To correct for the fact that recessions do not just start and finish at the same time for all companies, i.e. some corporates will be affected earlier or later by economic weakness, in Figure 2 we expanded the period around the contractions to cover the preceding six months and the following six months. This turns total return positive in all the longer periods and tends to soften the extremes of excess return, i.e. lowers strong positive excess return and reduces negative excess return.
Figure 2: Total and excess returns of Euro investment grade corporate bonds during economic contractions plus six months either side (annualised figures)
Source: Source: Janus Henderson, Bloomberg, ICE BofA Euro Corporate Index, total returns and excess returns in euro. Periods in bold in brackets reflect the period shown, which comprises the six months before the contraction, the contraction period itself plus the six months after the contraction, all periods are inclusive. Iraq War = Q1 2003 (Q3 2002 to Q3 2003), Global Financial Crisis = Q2 2008 to Q1 2009 (Q4 2007 to Q3 2009), Eurozone debt crisis = Q4 2011 to Q1 2013 (Q2 2011 to Q3 2013), COVID = Q1 2020 to Q4 2020 (Q3 2019 to Q2 2021). Past performance does not predict future returns.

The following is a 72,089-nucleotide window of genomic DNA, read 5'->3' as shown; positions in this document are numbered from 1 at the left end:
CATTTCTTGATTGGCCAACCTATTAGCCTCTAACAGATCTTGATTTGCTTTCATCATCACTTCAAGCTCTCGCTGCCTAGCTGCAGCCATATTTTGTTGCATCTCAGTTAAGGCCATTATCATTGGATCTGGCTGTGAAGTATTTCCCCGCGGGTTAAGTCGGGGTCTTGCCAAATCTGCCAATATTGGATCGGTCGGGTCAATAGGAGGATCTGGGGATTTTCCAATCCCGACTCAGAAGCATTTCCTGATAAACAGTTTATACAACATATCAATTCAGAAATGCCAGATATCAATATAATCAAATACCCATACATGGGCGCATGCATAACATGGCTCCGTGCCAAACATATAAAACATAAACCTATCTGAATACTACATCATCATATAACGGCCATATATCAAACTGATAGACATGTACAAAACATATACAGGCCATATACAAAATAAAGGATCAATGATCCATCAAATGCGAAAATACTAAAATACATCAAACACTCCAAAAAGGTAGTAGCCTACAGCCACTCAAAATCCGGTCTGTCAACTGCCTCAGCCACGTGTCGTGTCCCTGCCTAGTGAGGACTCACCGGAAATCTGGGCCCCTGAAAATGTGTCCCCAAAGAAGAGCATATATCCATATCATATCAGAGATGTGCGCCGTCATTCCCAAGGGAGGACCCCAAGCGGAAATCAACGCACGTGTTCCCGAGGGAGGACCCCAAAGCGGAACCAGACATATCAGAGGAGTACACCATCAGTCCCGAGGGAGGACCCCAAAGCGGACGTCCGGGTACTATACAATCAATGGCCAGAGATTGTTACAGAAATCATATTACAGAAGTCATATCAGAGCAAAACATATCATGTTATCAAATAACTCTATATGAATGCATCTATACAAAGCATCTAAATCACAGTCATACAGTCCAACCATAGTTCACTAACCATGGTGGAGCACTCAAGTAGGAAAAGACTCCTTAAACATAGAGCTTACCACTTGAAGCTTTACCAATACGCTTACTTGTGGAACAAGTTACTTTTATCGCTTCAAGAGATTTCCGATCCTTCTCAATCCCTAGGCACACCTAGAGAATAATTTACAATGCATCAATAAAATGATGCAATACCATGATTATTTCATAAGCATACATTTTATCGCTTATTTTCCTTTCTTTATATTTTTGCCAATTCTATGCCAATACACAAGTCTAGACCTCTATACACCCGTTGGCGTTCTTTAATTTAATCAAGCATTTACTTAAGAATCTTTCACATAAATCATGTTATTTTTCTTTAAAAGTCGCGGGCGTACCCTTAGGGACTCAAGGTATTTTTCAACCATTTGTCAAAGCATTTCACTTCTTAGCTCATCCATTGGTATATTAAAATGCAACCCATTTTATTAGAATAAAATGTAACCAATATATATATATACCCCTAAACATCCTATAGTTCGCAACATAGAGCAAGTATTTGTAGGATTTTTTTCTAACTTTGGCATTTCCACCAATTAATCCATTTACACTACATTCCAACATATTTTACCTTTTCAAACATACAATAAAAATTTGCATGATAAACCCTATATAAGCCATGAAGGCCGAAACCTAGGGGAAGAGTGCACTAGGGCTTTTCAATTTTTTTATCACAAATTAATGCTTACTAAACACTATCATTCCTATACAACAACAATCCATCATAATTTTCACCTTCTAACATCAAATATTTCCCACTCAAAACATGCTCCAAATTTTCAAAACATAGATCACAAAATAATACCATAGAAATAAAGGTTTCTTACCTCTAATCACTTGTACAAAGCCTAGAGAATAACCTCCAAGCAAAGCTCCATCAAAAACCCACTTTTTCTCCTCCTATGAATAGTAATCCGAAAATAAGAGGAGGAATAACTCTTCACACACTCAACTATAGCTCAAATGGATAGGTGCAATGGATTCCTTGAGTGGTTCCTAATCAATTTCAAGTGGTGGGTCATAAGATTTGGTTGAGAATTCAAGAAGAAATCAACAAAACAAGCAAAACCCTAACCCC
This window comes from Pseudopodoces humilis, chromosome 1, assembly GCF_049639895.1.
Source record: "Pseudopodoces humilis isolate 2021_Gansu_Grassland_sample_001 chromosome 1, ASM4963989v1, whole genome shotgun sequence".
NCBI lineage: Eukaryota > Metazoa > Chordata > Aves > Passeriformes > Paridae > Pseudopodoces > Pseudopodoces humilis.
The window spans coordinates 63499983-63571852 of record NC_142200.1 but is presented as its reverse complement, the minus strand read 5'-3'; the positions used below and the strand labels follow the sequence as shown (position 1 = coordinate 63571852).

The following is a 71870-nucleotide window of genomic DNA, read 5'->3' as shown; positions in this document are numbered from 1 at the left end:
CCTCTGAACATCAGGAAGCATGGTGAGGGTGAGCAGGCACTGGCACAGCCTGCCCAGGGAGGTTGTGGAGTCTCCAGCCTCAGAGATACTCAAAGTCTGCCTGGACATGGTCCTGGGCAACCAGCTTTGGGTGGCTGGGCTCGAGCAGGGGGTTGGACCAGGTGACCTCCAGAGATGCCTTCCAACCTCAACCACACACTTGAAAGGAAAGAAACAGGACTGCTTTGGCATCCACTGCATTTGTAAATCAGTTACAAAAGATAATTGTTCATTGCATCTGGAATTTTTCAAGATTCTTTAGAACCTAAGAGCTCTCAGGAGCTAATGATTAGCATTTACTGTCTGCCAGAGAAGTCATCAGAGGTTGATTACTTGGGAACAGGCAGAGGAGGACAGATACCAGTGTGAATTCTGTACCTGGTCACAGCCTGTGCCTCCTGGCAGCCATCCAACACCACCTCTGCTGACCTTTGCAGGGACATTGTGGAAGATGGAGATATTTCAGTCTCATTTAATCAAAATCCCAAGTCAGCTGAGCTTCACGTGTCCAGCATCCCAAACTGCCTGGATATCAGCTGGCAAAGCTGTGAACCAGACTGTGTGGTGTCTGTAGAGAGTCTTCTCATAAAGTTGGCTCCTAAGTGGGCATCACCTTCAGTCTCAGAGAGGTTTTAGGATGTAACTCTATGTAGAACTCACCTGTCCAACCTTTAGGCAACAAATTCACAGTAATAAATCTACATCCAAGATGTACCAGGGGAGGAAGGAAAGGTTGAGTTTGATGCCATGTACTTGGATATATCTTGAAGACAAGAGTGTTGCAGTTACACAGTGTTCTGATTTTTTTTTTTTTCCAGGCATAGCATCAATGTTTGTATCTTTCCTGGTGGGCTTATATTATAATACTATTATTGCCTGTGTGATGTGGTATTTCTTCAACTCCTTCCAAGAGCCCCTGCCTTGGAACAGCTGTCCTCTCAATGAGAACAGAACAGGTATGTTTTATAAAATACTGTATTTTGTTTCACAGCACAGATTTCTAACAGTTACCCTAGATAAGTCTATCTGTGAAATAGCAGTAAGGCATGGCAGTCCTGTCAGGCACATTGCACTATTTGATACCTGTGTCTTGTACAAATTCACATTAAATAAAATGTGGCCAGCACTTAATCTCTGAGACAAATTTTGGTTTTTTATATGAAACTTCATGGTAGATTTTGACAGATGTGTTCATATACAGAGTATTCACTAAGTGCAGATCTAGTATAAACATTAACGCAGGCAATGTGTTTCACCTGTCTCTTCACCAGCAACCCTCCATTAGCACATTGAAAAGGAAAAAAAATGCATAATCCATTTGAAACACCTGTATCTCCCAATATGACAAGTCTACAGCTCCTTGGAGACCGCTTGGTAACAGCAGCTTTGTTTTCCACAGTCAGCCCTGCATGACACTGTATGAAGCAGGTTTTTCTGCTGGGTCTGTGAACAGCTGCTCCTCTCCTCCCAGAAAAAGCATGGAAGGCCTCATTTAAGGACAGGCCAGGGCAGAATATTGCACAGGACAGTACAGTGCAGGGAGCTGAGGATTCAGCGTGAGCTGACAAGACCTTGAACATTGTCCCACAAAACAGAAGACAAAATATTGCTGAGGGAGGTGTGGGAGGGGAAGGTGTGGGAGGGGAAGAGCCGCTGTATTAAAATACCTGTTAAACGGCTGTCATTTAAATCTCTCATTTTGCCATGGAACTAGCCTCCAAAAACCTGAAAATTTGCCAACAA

Given the uncertainty in the market about whether we will experience a hard or soft landing, the previous episodes are instructive. They reveal that it has historically made more sense to own investment grade corporate bonds over government bonds in all but the most severe economic contractions.
Accounting for differences